How To Do Standing French Press Properly

The Standing French press, also known as the French curl exercise, is a known weightlifting exercise that targets the three tricep heads.

Being an overhead movement, the standing French press flexes your shoulders, therefore, focuses better on the long head of the tricep muscle.

It is a tricep extension workout that targets the triceps, glutes, core, lower back, pecs, and deltoids. If you have underworked triceps, the standing French press is an ideal workout for you.

The standing French press is common and is often performed by many fitness enthusiasts in the gym. Form is key for this workout; therefore, ensure you execute it correctly to gain the most benefits.

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Also known as; the French Curl Exercise

Targeted Muscles: Triceps

Required Equipment: EZ curl bar

Exercise Type: Strength

Exercise Mechanics: Compound

Difficulty Level: Beginner

Force Type: Push


  • Assume a hip-width stance with your shoulders drawn back.
  • Hold the EZ bar with your hand thumb lengths apart with a neutral grip. Push the bar over your head while moving your shoulders outwards.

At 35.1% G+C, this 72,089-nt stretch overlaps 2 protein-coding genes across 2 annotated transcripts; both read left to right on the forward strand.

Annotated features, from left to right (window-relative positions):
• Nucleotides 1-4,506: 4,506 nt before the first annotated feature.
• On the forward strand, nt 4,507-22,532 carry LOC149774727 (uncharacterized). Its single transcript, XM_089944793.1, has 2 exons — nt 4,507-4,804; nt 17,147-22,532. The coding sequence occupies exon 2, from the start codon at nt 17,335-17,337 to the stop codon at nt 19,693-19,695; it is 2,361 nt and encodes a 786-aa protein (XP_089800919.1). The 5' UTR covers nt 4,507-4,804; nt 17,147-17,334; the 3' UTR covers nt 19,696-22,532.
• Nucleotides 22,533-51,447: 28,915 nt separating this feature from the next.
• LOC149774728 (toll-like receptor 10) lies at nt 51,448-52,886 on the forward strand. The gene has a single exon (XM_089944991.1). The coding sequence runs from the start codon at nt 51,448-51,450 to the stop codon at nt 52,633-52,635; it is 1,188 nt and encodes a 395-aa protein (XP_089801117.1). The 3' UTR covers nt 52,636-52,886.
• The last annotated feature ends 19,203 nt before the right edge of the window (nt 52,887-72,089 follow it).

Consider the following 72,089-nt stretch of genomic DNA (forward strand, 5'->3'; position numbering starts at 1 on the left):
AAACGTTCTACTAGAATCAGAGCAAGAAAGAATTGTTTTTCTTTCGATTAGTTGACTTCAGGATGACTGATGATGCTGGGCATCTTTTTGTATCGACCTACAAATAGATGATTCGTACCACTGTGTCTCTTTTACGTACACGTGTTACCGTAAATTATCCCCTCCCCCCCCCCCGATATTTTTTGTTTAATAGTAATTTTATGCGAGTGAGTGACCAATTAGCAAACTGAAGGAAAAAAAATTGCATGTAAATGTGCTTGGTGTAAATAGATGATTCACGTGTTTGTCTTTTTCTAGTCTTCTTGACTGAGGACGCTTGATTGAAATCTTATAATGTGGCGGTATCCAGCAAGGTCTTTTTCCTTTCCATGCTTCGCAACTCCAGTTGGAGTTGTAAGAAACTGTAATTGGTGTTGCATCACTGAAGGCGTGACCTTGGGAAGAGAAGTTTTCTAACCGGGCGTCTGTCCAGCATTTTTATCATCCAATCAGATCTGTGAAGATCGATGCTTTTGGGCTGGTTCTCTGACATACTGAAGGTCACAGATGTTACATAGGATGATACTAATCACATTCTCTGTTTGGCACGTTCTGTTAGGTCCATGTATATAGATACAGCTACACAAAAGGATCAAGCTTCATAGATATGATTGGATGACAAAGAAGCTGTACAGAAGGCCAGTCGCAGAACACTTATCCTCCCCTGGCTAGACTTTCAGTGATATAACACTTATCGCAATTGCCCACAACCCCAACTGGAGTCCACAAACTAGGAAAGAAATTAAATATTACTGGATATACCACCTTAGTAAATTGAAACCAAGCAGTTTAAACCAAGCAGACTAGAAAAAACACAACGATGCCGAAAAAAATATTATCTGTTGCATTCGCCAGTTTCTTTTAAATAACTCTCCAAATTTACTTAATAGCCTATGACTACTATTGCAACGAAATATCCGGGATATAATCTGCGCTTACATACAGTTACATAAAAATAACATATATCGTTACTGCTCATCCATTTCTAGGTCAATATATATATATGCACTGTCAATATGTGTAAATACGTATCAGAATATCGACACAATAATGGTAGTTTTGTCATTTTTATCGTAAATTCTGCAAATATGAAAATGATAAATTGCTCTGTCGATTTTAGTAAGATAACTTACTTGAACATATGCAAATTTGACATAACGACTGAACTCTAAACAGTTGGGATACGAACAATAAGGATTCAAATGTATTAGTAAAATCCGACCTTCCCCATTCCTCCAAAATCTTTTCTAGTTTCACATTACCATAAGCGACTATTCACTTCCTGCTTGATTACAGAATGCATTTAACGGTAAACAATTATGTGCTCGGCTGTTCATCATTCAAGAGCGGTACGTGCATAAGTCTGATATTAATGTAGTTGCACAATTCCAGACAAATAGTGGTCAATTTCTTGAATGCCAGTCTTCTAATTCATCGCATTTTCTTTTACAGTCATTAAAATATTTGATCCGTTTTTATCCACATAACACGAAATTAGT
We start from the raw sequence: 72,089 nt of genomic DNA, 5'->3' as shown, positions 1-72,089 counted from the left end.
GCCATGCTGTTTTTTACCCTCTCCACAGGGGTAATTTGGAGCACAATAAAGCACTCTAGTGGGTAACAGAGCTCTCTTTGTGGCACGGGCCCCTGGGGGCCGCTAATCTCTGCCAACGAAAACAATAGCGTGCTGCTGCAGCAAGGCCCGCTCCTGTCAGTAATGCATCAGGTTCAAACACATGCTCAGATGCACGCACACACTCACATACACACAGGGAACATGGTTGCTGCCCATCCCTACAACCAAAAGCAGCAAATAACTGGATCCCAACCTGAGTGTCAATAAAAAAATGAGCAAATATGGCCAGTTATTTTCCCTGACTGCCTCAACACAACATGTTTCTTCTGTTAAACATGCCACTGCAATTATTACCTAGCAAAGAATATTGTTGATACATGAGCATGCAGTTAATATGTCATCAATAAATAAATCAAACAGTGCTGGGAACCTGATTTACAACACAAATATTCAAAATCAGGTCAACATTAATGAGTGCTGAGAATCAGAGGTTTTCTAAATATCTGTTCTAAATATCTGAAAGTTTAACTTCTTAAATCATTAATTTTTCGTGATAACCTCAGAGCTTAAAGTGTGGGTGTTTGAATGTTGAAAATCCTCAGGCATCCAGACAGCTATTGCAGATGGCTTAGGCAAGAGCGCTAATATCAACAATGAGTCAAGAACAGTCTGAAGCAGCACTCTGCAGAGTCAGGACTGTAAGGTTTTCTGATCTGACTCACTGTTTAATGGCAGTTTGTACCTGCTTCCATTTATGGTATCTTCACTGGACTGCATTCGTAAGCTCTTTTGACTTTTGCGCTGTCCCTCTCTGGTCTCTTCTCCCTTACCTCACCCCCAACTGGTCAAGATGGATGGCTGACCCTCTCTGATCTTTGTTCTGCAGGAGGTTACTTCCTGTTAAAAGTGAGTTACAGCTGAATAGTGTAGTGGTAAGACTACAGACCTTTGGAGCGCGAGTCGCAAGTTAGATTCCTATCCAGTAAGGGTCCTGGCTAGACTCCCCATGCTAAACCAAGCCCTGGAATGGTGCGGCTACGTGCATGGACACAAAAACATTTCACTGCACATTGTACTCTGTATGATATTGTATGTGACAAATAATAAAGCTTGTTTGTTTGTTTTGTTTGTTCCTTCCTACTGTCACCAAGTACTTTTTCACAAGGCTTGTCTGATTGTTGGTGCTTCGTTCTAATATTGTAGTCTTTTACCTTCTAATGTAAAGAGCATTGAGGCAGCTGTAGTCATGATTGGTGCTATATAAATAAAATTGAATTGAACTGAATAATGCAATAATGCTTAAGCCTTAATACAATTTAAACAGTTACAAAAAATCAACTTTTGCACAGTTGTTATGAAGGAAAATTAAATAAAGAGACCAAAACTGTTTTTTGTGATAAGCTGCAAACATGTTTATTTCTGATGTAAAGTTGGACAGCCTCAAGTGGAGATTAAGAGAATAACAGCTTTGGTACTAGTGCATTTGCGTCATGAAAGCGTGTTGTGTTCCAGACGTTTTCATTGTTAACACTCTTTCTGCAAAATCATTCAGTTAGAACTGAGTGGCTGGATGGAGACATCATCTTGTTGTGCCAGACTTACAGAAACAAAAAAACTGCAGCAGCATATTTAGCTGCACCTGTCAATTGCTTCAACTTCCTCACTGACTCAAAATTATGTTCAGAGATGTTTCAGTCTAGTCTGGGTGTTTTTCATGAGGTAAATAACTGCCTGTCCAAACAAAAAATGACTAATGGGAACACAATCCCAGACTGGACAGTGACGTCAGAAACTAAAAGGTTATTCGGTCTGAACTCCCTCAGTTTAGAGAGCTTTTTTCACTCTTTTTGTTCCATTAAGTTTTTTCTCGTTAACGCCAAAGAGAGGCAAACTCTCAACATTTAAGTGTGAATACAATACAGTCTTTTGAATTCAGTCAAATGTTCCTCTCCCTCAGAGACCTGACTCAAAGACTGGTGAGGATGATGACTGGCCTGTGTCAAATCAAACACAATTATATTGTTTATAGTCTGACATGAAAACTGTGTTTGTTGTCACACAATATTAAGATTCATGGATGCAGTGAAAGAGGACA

• Engage your core. Point your elbows forward to stabilize your back. This is your starting position.
  • Arch your elbows to lower the curl bar towards your back. Keep your upper arms static. Lower the bar at a slow and controlled pace.
  • Contract your arm muscles and pause at the bottom of the rep.
  • Stretch your arms until you resume the starting position. That’s one complete rep. Keep going!

Note: Contacting your arm muscles enables you to control the weight and improves the mind and muscle connection.

  • Repeat the motion until you achieve the desired sets of reps.


  • Technique is key for this workout. Avoid flaring your elbows as you move your arms up and down. Ensure the repetition time is slow and your movements are targeted.
  • Do not lock your elbows at the top of the rep since it will shift the tension off your triceps.
  • Maintain your body at a stationary position and ensure only your forearms move as you perform.
  • Keep your gaze forward throughout the workout session.


The standing French press focuses on the tricep, specifically the long head. Since this workout trains the entire tricep, the French press is ideal for working underdeveloped triceps.

The secondary muscles trained as you perform this workout include the deltoids, glutes, lower back, core, and pecs. The muscles mentioned above work simultaneously to provide the body with the required stability to perform the exercise effectively.



The arms are placed at an overhead position as you perform this workout; therefore, this exercise is incredibly effective at working the long head of the tricep muscles.

When you flex your shoulders by moving your arms over your head and towards your back, the long head stretches intensely-thus, provoking muscle growth in the active muscles.

This stretch prepares your muscles for hypertrophy. The muscle lengthening builds you stronger, thicker triceps with consistency in this workout.